Back row, from left: Transportation Secretary Ray LaHood, Environmental Protection Agency Administrator Lisa P. Jackson, Commerce Secretary Gary Locke, Labor Secretary Hilda L. Solis, Interior Secretary Ken Salazar, Housing and Urban Development Secretary Shaun Donovan, Office of Management and Budget Director Peter Orszag, and Council of Economic Advisers Chair Christina Romer.     (Official White House Photo by Chuck Kennedy)

“We Did Not Come to Fear the Future. We Came Here to Shape It.”

obama address

I went into President Obama’s Wednesday night national address with very high expectations.   After watching the White House essentially sit back and watch the health care debate run away from them, I anticipated an effort by the president to start changing the debate.   What I watched Wednesday night was exactly what I expected and was hoping for.

Obama’s address was both decisively strong and aggressively determined.   I wrote last month about the differences between Candidate Obama, who seemed to always have the appropriate response at the appropriate time while his opponents ran around with their collective hair ablaze, and President Obama, who seemed to allow his administration’s collective hair to burn.   I felt the Obama White House had not been aggressive and vocal enough with their argument in favor of health insurance reform.   Well, on Wednesday, Candidate Obama must have had some words with President Obama, because both Obamas showed up for the address.   We saw the passionate, rhetorically-superb campaign-trail Obama together with the calm, reasoned I’m-president-now Obama.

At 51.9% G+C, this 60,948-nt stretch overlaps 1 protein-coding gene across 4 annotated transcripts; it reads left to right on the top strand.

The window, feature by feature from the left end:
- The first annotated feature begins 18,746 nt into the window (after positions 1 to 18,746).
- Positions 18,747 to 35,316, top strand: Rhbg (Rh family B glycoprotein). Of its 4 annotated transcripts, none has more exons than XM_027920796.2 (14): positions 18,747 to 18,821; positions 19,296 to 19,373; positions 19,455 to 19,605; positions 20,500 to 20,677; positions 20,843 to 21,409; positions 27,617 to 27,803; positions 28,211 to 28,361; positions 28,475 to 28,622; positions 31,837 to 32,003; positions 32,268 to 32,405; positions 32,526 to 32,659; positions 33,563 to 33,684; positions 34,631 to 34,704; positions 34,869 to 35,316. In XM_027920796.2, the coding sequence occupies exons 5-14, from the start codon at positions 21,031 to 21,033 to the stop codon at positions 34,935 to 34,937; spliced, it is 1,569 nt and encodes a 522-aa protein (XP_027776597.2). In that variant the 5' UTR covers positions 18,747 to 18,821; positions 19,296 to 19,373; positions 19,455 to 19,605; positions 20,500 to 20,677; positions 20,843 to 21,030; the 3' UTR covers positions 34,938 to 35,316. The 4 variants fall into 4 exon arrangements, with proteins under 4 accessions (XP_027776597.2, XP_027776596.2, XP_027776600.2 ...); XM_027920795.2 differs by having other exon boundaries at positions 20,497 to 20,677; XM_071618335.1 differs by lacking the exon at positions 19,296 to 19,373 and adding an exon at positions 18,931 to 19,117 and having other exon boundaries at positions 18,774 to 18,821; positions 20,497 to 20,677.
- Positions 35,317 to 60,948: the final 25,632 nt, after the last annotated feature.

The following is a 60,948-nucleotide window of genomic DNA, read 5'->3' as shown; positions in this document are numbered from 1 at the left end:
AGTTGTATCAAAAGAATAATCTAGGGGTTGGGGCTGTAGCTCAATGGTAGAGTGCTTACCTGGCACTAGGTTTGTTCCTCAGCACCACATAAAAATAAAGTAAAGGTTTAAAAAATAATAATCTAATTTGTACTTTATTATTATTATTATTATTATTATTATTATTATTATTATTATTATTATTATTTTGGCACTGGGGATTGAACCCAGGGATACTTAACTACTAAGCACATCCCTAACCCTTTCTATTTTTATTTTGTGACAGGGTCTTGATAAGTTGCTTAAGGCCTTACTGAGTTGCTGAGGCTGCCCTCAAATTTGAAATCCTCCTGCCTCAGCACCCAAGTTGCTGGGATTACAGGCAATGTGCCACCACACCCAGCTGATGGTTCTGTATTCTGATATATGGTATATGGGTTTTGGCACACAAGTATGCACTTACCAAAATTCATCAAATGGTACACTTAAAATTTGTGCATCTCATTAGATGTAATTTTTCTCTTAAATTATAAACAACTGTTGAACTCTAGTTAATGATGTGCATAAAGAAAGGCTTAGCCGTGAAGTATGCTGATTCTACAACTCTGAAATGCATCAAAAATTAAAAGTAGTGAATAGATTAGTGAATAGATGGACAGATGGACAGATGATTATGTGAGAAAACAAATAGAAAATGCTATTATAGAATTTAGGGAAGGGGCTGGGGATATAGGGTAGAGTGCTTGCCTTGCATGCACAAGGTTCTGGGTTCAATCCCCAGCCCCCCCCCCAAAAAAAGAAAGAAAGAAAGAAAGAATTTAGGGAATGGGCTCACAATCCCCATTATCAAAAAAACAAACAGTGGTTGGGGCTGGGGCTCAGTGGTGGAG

From the I-know-how-to-fire-up-a-crowd Candidate Obama:

Well, the time for bickering is over.   The time for games has passed.   (Applause.)   Now is the season for action.   Now is when we must bring the best ideas of both parties together, and show the American people that we can still do what we were sent here to do.   Now is the time to deliver on health care.   Now is the time to deliver on health care.

His address reminded me somewhat of his acceptance speech last summer in Denver: excellent rhetoric coupled with details and specifics.   Anyone (read: me) who argued the president was too timid in his pitch for reform was silenced on Wednesday.

Obama skillfully positioned himself as a reasoned centrist.   He made comments about and gestures toward the left and the right and talked about how his plan borrowed ideas from both (including two past rivals: Hillary Clinton and John McCain) and that it wasn’t, in fact, an enormous plot to “destroy” the system we have now:

Since health care represents one-sixth of our economy, I believe it makes more sense to build on what works and fix what doesn’t, rather than try to build an entirely new system from scratch.

This is what he outlined: